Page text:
The latest terrorist attack in England, which killed or injured dozens of teenagers, raises a question for every British, French and American parent: Is continued interventionism in the Middle East and Afghanistan worth it?
In 1996 Leslie Stahl of CBS’s 60 Minutes, asked that question of U.S. Ambassador to the United Nations Madeleine Albright.
We have heard that half a million children have died. I mean, that’s more children than died in Hiroshima. And, you know, is the price worth it?
I think this is a very hard choice, but the price — we think the price is worth it.
What Stahl was referring to was the massive death toll among Iraqi children caused by U.S. interventionism in Iraq during the 1990s, specifically the attempt by the U.S. government to remove Iraqi leader Saddam Hussein from power and replace him with a U.S.-approved ruler.
To accomplish that end, the U.S. government employed a brutal system of sanctions that operated against the Iraqi citizenry. The idea was that by bringing maximum economic suffering to the Iraqi people, Iraqis would rise up and remove their ruler from power without the U.S. military having to invade the country and suffer casualties among the troops.
As Joy Gordon detailed in her Harper’s Magazine article “Cruel War: Economic Sanctions as a Weapon of Mass Destruction” and her excellent book Invisible War: The United States and Iraq Sanctions, the Iraq sanctions were tremendously successful in bringing economic harm to the Iraqi people. The entire country was squeezed into extreme poverty, with Iraq’s middle class being entirely destroyed.
That wasn’t the biggest success of the sanctions, however. The biggest success was the massive death toll that it brought to Iraqi children, with deaths mounting into the hundreds of thousands, especially from infectious illnesses. That’s partly because during the Persian Gulf intervention, the Pentagon, after concluding that the destruction of Iraqi’s water and sewage plants would help spread infectious illnesses among the Iraqi populace, issued the order to destroy the plants, an order that U.S. military pilots carried out, notwithstanding the clear and obvious war crimes implications. After the war was concluded, Iraqi officials were unable to repair the plants because of the sanctions, which then succeeded in bringing the high death toll among Iraqi children.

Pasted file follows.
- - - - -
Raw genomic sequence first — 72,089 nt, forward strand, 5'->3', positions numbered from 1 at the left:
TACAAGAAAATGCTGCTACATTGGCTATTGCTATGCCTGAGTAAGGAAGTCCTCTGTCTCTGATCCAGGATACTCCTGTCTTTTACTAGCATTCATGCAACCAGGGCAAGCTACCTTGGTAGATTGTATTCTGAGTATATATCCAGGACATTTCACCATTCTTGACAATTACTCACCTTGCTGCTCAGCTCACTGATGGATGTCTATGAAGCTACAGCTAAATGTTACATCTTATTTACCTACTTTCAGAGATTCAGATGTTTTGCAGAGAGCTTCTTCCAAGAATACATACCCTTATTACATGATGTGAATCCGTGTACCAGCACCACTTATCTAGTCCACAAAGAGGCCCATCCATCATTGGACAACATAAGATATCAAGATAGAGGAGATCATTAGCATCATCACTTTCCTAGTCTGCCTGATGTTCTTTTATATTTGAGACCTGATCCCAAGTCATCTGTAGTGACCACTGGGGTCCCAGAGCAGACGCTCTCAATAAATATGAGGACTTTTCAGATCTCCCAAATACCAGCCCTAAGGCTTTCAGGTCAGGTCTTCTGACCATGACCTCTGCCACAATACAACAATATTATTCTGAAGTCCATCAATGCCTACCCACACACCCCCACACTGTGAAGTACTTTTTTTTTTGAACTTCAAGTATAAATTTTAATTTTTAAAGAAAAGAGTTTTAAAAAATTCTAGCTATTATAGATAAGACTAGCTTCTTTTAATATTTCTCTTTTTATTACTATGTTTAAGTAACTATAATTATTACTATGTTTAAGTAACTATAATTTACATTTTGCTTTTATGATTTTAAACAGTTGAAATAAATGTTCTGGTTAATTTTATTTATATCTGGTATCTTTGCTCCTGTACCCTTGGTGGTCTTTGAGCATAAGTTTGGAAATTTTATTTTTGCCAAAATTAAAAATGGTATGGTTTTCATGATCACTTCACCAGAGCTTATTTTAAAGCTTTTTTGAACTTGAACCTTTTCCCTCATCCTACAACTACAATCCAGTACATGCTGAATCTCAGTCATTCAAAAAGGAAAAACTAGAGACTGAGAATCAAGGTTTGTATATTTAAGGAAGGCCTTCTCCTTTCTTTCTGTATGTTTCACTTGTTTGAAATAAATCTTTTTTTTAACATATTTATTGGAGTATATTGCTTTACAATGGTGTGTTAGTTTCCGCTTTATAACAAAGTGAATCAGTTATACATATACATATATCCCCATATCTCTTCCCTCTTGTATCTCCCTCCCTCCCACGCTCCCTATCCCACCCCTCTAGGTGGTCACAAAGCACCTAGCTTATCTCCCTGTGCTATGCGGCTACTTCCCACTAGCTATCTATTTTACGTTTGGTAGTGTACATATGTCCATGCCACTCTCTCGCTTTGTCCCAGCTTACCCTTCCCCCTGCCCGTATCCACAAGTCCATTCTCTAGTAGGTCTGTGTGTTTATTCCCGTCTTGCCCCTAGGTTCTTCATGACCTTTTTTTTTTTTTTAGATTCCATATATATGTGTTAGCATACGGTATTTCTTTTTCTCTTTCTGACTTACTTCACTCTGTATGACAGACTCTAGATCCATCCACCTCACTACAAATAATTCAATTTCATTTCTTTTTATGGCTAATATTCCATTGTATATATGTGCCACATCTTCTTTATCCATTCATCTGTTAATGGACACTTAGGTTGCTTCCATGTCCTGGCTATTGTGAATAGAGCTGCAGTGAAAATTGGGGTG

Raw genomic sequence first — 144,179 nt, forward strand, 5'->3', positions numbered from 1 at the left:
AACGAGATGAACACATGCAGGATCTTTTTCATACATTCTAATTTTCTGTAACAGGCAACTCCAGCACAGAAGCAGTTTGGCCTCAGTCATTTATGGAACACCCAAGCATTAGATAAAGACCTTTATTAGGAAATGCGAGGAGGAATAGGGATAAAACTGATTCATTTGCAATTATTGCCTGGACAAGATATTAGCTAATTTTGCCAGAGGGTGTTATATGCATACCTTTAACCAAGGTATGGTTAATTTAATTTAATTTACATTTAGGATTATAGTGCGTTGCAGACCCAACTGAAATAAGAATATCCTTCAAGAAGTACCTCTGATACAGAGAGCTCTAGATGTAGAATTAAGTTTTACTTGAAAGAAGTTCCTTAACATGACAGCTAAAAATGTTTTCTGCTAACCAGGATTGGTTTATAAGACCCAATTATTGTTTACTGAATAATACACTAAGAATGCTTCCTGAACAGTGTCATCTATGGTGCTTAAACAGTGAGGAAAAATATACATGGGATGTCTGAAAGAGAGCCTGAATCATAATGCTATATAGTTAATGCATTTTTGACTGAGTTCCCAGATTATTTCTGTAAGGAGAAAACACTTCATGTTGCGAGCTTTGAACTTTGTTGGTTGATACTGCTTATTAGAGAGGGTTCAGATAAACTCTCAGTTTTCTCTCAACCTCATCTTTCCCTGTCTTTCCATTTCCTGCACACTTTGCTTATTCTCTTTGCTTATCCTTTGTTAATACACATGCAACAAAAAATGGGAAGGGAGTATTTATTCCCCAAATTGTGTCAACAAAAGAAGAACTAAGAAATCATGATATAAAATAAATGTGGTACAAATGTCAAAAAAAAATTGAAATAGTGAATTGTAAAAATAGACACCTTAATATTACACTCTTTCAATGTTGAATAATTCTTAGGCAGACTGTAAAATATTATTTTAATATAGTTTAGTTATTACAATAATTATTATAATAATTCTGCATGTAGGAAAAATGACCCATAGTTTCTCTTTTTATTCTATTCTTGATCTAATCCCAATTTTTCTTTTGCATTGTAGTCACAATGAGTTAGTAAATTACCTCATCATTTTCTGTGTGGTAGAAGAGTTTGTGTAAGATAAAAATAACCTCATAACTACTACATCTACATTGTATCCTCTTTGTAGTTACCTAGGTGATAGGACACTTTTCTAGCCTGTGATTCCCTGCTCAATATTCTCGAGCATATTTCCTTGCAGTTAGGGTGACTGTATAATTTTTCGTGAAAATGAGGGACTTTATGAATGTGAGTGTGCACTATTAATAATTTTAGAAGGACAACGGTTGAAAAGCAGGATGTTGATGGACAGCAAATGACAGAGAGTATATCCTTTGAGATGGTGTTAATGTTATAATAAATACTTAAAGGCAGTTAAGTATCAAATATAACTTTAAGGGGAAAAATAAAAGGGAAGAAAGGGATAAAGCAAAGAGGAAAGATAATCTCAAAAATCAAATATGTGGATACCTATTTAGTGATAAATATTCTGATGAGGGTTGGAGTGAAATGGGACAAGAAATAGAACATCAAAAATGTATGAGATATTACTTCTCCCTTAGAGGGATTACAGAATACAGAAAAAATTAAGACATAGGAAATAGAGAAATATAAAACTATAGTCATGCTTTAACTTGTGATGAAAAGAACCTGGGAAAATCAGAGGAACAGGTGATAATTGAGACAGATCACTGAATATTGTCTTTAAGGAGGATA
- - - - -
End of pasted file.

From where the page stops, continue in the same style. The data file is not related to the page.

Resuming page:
While successful in bringing economic harm and death to the Iraqi people, the sanctions, however, failed in removing Saddam from power. It would be another 7 years of death and destruction before the U.S. government finally gave up on the sanctions and just decided to resort to a military invasion in 2003 to oust Saddam from power and replace him with a U.S.-approved regime.
The essence of the question posed to Albright in 1996 was: Were the deaths of those estimated half-a-million children worth U.S. interventionism in Iraq? That is, were they worth the U.S. attempt to bring regime change to Iraq by ousting Saddam from power and replacing him with a U.S.-approved regime?
What Albright was essentially doing was weighing the deaths of the children against the interventionism. At the time she answered the question, she was essentially saying that the interventionism was, in fact, worth the deaths of those half-a-million children.
In the wake of the latest terrorist attack in England, a variation of the question 60 Minutes posed to Albright is one that confronts every American parent and every parent of children whose government is partnering with the U.S. government’s interventionism in the Middle East and Afghanistan: Is continued interventionism worth the deaths of children who are killed as a result of terrorist retaliation?